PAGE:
One of the instruments many governments resorted to in responding to the COVID-19 pandemic was trade policy. Barriers to the importation of medical products and supplies and agricultural and food products were lowered, and restrictions imposed on exports of such goods. The mix of import facilitation and export controls was driven by the objective of maximising the availability of critical supplies in the domestic market.
Early in the pandemic, many analysts and organisations stressed the importance of keeping borders open to allow international production networks to work efficiently in ramping up supply of critical products (e.g. Bown 2020a, 2020b, Espitia et al. 2020, Mattoo and Ruta 2020, Mirodout 2020, OECD 2020, WTO 2020). Real-time tracking of the use of trade policy measures affecting supply chains is difficult as governments only report changes in trade policy to the WTO with a lag and may not notify the WTO at all. Timely information on trade policy measures matters for businesses seeking to expand production and needing to source inputs to do so, to public authorities responsible for procuring critical supplies, and for policy analysts interested in assessing the effects and effectiveness of policy responses to the pandemic.
This column introduces a new dataset on trade policy interventions – both to control exports and facilitate imports of food, medical supplies, and personal protective equipment (PPE). The dataset is the product of an ongoing open data initiative conducted by the Global Trade Alert (GTA) in partnership with the European University Institute and the World Bank to collect information on changes in trade policy towards exports and imports of medical and food products starting in January 2020.1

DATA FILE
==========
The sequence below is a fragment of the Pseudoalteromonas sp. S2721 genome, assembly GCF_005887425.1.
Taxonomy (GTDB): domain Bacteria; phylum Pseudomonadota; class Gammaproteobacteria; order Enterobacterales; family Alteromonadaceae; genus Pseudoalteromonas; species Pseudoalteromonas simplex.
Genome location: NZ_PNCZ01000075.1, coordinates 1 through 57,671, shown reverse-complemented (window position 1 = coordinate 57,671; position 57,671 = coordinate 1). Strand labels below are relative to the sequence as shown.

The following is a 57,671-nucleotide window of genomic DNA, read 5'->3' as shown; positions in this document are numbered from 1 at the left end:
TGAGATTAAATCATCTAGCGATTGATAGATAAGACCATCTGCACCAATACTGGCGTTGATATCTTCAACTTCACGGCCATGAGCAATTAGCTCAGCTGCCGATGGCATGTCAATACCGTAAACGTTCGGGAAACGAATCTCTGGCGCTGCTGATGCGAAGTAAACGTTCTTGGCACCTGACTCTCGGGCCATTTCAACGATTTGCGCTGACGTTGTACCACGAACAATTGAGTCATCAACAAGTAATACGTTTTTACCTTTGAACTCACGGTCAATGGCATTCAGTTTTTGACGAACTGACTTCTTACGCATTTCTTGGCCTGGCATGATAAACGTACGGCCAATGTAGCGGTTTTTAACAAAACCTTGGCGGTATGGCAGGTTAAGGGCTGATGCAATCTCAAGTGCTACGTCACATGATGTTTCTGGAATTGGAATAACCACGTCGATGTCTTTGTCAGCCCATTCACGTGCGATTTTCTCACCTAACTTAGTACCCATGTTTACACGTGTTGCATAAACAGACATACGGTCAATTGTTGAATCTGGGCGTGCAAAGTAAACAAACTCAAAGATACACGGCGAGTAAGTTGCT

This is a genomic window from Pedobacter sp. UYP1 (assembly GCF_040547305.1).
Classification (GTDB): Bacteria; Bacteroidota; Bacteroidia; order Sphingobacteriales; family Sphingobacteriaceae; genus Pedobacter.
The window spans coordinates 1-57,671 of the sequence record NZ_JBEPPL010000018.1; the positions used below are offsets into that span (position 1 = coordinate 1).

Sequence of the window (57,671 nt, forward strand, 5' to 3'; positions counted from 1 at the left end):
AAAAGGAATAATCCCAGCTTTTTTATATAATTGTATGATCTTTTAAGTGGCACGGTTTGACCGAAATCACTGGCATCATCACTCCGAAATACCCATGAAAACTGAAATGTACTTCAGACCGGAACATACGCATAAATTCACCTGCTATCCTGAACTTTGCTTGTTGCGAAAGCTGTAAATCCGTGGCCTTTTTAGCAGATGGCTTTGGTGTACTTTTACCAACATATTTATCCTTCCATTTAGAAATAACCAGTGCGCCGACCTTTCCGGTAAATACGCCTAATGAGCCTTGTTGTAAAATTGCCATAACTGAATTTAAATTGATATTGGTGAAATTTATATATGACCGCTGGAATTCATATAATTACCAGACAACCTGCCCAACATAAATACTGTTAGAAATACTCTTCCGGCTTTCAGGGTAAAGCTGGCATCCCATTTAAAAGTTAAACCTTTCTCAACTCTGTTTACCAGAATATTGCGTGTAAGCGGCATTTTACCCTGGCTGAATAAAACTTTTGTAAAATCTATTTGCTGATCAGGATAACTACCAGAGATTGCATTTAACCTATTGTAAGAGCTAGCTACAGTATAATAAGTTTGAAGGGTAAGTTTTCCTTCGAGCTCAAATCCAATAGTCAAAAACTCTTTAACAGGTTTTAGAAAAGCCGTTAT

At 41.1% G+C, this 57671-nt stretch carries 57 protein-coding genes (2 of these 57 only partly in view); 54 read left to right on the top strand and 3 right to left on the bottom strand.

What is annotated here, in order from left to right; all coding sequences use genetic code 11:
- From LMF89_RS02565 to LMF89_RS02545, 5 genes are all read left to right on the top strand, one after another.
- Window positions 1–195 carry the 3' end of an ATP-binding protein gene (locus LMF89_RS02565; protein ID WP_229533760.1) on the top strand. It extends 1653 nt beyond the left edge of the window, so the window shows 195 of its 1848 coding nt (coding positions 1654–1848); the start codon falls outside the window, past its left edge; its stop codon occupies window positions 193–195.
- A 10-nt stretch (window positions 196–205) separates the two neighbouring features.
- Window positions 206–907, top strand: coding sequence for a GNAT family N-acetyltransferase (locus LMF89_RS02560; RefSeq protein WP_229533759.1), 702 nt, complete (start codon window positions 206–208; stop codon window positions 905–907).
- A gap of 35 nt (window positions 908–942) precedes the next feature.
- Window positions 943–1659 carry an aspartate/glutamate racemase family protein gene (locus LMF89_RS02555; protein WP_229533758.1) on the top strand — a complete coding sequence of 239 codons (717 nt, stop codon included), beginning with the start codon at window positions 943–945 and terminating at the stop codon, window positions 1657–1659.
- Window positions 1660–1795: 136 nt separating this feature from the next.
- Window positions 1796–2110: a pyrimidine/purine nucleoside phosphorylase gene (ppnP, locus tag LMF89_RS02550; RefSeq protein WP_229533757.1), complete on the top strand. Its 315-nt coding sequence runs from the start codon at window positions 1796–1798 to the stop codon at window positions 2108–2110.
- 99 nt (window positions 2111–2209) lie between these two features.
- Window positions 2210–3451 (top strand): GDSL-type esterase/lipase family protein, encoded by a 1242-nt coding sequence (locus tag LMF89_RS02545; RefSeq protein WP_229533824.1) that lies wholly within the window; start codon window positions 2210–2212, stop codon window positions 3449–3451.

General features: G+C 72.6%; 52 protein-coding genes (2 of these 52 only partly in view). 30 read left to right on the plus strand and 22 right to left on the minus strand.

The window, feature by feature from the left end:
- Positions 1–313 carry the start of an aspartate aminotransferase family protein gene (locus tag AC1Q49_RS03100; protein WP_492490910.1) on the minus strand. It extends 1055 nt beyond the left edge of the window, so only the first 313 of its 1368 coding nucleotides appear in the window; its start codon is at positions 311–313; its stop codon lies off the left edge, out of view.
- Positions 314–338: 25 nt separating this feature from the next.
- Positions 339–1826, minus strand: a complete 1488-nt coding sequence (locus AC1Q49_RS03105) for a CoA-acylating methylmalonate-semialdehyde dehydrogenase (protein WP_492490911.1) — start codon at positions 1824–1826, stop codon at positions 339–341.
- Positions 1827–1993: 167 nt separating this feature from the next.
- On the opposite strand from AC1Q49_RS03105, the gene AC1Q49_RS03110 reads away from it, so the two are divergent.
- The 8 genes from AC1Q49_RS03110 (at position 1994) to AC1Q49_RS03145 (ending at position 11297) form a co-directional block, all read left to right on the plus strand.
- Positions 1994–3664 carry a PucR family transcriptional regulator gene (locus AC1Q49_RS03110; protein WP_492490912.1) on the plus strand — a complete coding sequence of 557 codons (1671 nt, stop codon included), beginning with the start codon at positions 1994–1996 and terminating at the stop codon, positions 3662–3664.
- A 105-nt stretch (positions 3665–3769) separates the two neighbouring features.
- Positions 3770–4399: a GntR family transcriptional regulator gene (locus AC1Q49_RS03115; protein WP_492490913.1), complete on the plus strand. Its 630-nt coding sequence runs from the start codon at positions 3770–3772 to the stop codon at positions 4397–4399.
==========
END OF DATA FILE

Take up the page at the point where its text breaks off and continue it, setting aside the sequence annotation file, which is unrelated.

The data-collection initiative presented was confined to trade policy changes in two sectors: medical goods and medicines, and agricultural and food products. The products falling under each of these sectoral headings are listed in the methodology note that accompanies the database (GTA 2020). Policy interventions by national and sub-national governments, as well as actions taken at the supra-national level by a customs union are included in the data collection exercise.
Trade policy measures are identified using the following methodology. First, automated techniques are used to gather information in multiple languages on relevant trade policy changes from many different sources including websites of relevant government agencies, international organisations, online media sources including social media, and non-state organisations collecting information on the matters falling within the scope of this exercise, such as law firms and research institutes.
These sources are searched for key words in major languages relating to the policies and products falling into the two sectors of interest. Such searches create ‘leads’ which are processed to identify those that legitimately characterise a trade policy change falling within the scope of the initiative. Every lead recorded in the GTA’s systems is enriched in a multi-step analytical process aimed at assessing the relevance and validity of the policy.
The resulting database on trade policy changes includes information on the sector affected (medical products and/or food); the type of information used to document the trade policy change (official source, report on the Global Trade Alert website, media sources, other reports); the jurisdiction implementing the trade policy change; an initial assessment of whether the trade policy change is liberalising or restrictive; where relevant/available, the date the trade policy change was announced/was implemented and lapsed; and whether the trade policy change affects imports and/or exports.